About Hôtel de Crillon
Hôtel de Crillon is a luxury hotel in Paris, France, set in a prestigious position on the edge of Place de la Concorde, an 18th century public square featuring an Egyptian obelisk (reputed to be over 3,000 years old) at its centre.
Hôtel de Crillon history
The building housing the hotel dates back to 1758, when King Louis XV commissioned Ange-Jacques Gabriel (a renowned French architect of the time) to build two grand residences overlooking the vast Place de la Concorde, which Gabriel had also designed. One of the resulting mansions came to be the home of the family of the Count of Crillon in 1788, whose descendants lived there until the early 1900s. After being acquired by the Crillon family, the palace was briefly used by Marie Antoinette, who reputedly took piano lessons there. In October 1793 she was guillotined outside the palace on the Place de la Concorde.
15 years before that, in 1778, the building’s Salon des Aigles was the setting for the signing of a French-American treaty recognising the Declaration of Independence. Just over 140 years later, in 1919, the same room was used for the signing of the Covenant of the League of Nations.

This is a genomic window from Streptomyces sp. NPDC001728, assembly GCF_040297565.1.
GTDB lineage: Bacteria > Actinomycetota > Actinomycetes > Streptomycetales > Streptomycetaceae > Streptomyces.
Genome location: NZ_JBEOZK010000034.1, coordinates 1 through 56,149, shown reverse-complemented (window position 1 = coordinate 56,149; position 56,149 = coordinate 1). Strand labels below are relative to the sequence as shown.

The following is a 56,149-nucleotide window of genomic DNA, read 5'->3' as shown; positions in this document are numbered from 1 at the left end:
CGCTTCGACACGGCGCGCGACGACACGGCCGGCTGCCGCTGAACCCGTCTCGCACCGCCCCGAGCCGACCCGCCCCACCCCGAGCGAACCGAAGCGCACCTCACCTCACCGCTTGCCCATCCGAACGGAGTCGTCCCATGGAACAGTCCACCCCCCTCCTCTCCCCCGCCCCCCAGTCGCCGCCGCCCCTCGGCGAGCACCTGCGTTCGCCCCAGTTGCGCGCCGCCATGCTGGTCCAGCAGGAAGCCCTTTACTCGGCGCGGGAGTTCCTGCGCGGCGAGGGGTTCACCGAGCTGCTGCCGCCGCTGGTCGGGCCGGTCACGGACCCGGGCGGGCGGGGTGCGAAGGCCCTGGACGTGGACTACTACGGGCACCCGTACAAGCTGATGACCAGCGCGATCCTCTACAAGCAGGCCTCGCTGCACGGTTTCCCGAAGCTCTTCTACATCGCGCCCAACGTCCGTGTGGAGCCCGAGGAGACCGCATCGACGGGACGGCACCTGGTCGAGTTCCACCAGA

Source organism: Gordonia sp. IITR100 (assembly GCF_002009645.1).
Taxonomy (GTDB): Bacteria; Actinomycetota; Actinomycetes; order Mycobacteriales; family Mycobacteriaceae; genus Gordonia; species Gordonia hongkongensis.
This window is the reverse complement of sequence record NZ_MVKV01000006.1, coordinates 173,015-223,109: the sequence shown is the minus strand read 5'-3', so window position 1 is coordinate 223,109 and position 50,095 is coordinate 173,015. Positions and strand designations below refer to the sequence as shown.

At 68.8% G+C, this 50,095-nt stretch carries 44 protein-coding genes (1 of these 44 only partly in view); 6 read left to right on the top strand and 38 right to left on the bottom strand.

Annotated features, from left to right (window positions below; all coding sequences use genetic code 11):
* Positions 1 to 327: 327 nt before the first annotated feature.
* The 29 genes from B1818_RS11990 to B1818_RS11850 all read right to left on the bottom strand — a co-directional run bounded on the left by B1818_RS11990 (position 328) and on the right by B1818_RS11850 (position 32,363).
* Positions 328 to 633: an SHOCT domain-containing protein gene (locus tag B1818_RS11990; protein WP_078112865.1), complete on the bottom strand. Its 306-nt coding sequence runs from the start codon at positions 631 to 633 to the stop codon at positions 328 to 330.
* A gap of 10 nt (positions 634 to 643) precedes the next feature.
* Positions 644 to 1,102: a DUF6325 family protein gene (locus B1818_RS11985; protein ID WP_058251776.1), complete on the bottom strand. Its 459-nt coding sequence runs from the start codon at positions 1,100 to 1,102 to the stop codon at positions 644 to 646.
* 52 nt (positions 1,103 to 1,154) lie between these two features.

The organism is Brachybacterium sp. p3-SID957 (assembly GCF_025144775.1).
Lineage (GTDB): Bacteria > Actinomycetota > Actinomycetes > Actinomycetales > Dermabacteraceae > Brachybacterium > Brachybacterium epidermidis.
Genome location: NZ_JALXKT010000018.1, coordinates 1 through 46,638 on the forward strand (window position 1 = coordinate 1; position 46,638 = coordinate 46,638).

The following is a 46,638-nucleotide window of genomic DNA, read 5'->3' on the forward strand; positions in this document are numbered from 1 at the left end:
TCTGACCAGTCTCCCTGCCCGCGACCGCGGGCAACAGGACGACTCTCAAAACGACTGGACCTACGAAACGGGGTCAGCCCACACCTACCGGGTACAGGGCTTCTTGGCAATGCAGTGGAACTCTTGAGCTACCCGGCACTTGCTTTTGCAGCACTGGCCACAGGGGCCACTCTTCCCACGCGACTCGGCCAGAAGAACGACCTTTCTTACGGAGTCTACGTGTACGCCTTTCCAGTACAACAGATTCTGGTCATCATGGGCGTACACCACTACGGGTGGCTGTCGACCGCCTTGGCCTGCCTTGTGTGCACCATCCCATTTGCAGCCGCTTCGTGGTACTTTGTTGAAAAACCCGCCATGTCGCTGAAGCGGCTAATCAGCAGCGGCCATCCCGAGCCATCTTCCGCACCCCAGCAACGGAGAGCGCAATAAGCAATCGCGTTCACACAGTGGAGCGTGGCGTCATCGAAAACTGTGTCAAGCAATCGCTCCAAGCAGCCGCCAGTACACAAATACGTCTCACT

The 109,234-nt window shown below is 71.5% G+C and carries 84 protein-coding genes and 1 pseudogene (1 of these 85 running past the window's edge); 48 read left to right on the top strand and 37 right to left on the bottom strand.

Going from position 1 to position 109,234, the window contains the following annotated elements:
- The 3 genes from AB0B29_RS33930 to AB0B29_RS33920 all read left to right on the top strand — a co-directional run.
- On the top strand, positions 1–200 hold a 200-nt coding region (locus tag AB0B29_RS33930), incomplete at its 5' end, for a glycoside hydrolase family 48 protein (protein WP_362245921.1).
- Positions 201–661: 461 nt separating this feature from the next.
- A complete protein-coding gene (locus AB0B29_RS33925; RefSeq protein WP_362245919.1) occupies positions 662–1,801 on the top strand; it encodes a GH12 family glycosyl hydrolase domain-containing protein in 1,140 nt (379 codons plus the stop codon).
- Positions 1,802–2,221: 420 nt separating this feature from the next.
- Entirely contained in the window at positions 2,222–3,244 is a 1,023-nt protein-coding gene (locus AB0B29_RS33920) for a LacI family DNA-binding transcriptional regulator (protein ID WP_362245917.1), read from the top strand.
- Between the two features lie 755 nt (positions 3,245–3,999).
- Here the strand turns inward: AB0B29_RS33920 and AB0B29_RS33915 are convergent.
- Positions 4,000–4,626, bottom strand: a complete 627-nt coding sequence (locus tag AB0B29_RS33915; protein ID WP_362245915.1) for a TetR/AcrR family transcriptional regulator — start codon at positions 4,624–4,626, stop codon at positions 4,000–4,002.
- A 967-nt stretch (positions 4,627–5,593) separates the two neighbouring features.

In 1909, shortly after the building had left the ownership of the Crillons, architect Walter-André Destailleur turned the palace into a luxury hotel. It proved to be a wise decision, as the hotel was soon attracting royalty and celebrities from around the globe, including literary figures and names from across arts and entertainments. Some of those to have stayed at Hôtel de Crillon over the years have included Charlie Chaplin, Igor Stravinsky, Theodore Roosevelt, Winston Churchill, Peggy Guggenheim, Andy Warhol, Madonna, and Taylor Swift.
Hôtel de Crillon today
The hotel reopened in 2017 after a four-year renovation, featuring modernisations (while being sympathetic to the original Neoclassical style) and several suites designed by fashion designer and former creative director of Chanel, Karl Lagerfield.
Getting to Hôtel de Crillon
The hotel borders Place de la Concorde, which sits on the northern bank of the Seine River and between Jardin des Tuileries and Jardin des Champs-Élysées, adjoining the famous Avenue des Champs-Élysées. Its proximity to this Paris landmark means there is plenty of public transport access nearby, including multiple bus stops. It is less than a ten-minute walk from the Tuileries, Madeleine and Champs-Élysées Clemenceau Metro stations.
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